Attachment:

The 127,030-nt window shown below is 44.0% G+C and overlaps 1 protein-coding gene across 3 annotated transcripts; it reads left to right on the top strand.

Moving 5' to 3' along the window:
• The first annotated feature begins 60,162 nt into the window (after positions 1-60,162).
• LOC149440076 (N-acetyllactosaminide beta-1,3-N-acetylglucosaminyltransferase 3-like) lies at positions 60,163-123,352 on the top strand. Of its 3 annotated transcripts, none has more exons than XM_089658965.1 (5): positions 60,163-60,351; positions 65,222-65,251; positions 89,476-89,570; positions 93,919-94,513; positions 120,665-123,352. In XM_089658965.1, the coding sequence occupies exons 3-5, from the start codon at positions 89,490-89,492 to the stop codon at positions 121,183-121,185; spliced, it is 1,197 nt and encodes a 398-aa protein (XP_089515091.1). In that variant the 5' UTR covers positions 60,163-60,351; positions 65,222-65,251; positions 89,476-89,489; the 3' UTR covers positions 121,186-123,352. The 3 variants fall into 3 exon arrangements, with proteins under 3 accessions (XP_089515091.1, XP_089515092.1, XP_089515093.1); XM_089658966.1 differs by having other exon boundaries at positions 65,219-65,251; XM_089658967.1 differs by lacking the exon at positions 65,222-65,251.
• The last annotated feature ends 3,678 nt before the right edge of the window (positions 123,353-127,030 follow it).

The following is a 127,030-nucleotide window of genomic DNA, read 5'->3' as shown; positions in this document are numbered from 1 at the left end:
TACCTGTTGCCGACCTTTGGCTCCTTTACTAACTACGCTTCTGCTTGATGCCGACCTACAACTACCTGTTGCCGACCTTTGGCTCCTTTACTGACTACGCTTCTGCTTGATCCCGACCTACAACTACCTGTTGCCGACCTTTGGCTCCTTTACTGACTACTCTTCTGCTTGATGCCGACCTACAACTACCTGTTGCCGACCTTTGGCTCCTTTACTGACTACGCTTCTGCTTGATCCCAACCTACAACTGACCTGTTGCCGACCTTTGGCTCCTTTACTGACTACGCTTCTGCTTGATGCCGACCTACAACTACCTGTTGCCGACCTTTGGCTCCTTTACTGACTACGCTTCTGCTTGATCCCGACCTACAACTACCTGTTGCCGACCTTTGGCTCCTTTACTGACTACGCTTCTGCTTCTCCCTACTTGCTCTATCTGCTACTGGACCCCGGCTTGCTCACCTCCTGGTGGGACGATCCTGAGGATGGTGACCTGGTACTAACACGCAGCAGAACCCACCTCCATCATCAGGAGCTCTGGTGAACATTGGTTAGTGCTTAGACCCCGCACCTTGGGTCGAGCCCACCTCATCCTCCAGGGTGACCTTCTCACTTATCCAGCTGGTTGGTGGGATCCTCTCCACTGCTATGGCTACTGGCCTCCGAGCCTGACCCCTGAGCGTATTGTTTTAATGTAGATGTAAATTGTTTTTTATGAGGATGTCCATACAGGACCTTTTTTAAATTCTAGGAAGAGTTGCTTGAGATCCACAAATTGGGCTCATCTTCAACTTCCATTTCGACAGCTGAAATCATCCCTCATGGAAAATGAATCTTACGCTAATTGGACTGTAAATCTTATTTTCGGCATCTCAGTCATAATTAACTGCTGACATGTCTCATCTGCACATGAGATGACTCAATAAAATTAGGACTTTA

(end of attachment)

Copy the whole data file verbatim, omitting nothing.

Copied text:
The 127,030-nt window shown below is 44.0% G+C and overlaps 1 protein-coding gene across 3 annotated transcripts; it reads left to right on the top strand.

Moving 5' to 3' along the window:
• The first annotated feature begins 60,162 nt into the window (after positions 1-60,162).
• LOC149440076 (N-acetyllactosaminide beta-1,3-N-acetylglucosaminyltransferase 3-like) lies at positions 60,163-123,352 on the top strand. Of its 3 annotated transcripts, none has more exons than XM_089658965.1 (5): positions 60,163-60,351; positions 65,222-65,251; positions 89,476-89,570; positions 93,919-94,513; positions 120,665-123,352. In XM_089658965.1, the coding sequence occupies exons 3-5, from the start codon at positions 89,490-89,492 to the stop codon at positions 121,183-121,185; spliced, it is 1,197 nt and encodes a 398-aa protein (XP_089515091.1). In that variant the 5' UTR covers positions 60,163-60,351; positions 65,222-65,251; positions 89,476-89,489; the 3' UTR covers positions 121,186-123,352. The 3 variants fall into 3 exon arrangements, with proteins under 3 accessions (XP_089515091.1, XP_089515092.1, XP_089515093.1); XM_089658966.1 differs by having other exon boundaries at positions 65,219-65,251; XM_089658967.1 differs by lacking the exon at positions 65,222-65,251.
• The last annotated feature ends 3,678 nt before the right edge of the window (positions 123,353-127,030 follow it).

The following is a 127,030-nucleotide window of genomic DNA, read 5'->3' as shown; positions in this document are numbered from 1 at the left end:
TACCTGTTGCCGACCTTTGGCTCCTTTACTAACTACGCTTCTGCTTGATGCCGACCTACAACTACCTGTTGCCGACCTTTGGCTCCTTTACTGACTACGCTTCTGCTTGATCCCGACCTACAACTACCTGTTGCCGACCTTTGGCTCCTTTACTGACTACTCTTCTGCTTGATGCCGACCTACAACTACCTGTTGCCGACCTTTGGCTCCTTTACTGACTACGCTTCTGCTTGATCCCAACCTACAACTGACCTGTTGCCGACCTTTGGCTCCTTTACTGACTACGCTTCTGCTTGATGCCGACCTACAACTACCTGTTGCCGACCTTTGGCTCCTTTACTGACTACGCTTCTGCTTGATCCCGACCTACAACTACCTGTTGCCGACCTTTGGCTCCTTTACTGACTACGCTTCTGCTTCTCCCTACTTGCTCTATCTGCTACTGGACCCCGGCTTGCTCACCTCCTGGTGGGACGATCCTGAGGATGGTGACCTGGTACTAACACGCAGCAGAACCCACCTCCATCATCAGGAGCTCTGGTGAACATTGGTTAGTGCTTAGACCCCGCACCTTGGGTCGAGCCCACCTCATCCTCCAGGGTGACCTTCTCACTTATCCAGCTGGTTGGTGGGATCCTCTCCACTGCTATGGCTACTGGCCTCCGAGCCTGACCCCTGAGCGTATTGTTTTAATGTAGATGTAAATTGTTTTTTATGAGGATGTCCATACAGGACCTTTTTTAAATTCTAGGAAGAGTTGCTTGAGATCCACAAATTGGGCTCATCTTCAACTTCCATTTCGACAGCTGAAATCATCCCTCATGGAAAATGAATCTTACGCTAATTGGACTGTAAATCTTATTTTCGGCATCTCAGTCATAATTAACTGCTGACATGTCTCATCTGCACATGAGATGACTCAATAAAATTAGGACTTTA